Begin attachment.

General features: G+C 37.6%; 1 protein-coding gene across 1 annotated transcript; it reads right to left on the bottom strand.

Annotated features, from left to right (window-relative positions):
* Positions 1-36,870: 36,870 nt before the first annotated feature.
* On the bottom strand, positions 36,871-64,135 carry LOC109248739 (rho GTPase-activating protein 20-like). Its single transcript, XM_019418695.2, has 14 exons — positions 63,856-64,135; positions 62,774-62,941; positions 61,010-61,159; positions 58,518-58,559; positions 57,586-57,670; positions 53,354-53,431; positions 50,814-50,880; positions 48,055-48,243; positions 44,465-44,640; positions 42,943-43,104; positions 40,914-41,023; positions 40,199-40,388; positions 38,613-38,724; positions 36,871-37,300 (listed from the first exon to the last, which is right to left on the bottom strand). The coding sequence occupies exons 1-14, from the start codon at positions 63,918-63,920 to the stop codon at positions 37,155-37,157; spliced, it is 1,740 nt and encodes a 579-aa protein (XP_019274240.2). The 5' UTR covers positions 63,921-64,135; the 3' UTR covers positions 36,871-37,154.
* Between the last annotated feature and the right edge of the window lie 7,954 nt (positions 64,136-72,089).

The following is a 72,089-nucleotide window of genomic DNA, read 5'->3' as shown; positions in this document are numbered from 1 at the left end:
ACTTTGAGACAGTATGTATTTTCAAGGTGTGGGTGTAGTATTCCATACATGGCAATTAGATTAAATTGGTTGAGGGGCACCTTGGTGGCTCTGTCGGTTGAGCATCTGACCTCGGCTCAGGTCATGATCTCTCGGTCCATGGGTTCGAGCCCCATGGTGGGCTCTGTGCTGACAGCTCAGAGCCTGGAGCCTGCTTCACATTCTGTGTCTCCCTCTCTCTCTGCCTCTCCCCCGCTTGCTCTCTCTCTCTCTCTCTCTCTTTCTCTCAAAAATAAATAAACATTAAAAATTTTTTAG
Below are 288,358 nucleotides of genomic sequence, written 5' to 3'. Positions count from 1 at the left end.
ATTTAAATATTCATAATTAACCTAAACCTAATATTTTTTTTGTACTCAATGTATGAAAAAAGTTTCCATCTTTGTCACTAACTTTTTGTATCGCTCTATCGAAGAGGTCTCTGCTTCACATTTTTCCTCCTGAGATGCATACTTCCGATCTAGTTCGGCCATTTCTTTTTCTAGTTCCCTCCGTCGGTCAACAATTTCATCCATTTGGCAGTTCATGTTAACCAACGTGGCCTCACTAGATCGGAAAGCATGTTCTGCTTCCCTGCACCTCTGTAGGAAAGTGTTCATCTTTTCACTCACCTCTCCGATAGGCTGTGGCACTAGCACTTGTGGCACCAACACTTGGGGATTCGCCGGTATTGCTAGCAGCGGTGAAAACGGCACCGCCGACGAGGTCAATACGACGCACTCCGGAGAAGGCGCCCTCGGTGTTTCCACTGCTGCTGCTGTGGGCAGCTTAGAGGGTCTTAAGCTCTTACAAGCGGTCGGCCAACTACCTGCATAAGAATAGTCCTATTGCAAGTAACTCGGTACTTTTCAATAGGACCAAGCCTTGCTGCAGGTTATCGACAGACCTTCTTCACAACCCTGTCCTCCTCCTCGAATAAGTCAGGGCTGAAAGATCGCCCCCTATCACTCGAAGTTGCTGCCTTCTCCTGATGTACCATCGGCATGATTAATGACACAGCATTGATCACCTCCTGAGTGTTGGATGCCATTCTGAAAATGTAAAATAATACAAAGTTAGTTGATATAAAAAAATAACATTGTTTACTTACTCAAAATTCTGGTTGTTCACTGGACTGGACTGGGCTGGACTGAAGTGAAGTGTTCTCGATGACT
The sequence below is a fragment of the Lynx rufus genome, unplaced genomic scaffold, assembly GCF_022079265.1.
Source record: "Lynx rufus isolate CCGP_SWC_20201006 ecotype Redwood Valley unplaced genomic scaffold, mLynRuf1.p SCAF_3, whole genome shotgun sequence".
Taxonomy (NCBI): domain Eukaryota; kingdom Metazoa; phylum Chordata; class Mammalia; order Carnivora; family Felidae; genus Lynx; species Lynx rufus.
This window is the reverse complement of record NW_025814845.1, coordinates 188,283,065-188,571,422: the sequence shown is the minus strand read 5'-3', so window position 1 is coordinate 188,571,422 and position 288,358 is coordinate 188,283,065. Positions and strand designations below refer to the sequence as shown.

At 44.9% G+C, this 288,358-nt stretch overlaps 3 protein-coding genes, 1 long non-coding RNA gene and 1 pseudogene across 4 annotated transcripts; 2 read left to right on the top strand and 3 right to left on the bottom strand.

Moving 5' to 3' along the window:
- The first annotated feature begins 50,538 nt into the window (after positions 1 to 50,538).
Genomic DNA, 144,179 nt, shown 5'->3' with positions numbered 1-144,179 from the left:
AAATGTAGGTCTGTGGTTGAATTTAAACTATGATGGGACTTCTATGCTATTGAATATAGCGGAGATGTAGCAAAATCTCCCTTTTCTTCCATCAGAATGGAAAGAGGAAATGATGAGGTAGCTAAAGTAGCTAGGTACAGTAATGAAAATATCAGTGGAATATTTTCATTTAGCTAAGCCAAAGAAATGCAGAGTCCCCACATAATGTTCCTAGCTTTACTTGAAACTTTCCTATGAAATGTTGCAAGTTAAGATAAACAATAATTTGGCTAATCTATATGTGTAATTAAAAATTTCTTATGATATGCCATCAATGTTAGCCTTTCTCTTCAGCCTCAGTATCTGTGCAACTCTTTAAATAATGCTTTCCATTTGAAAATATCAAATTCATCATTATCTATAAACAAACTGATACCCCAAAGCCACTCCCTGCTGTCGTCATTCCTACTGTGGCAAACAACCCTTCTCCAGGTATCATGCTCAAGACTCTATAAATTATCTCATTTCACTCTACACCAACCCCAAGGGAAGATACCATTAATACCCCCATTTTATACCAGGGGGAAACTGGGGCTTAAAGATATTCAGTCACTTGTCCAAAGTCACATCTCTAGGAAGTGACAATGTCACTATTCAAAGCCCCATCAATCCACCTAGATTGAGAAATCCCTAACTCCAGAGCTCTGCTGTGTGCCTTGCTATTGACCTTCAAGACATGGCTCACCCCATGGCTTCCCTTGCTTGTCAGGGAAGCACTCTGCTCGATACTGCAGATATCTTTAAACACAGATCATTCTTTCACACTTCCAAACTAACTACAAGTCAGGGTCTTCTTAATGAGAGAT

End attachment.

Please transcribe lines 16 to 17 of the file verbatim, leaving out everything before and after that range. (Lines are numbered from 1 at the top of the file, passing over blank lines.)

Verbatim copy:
- The first annotated feature begins 50,538 nt into the window (after positions 1 to 50,538).
Genomic DNA, 144,179 nt, shown 5'->3' with positions numbered 1-144,179 from the left: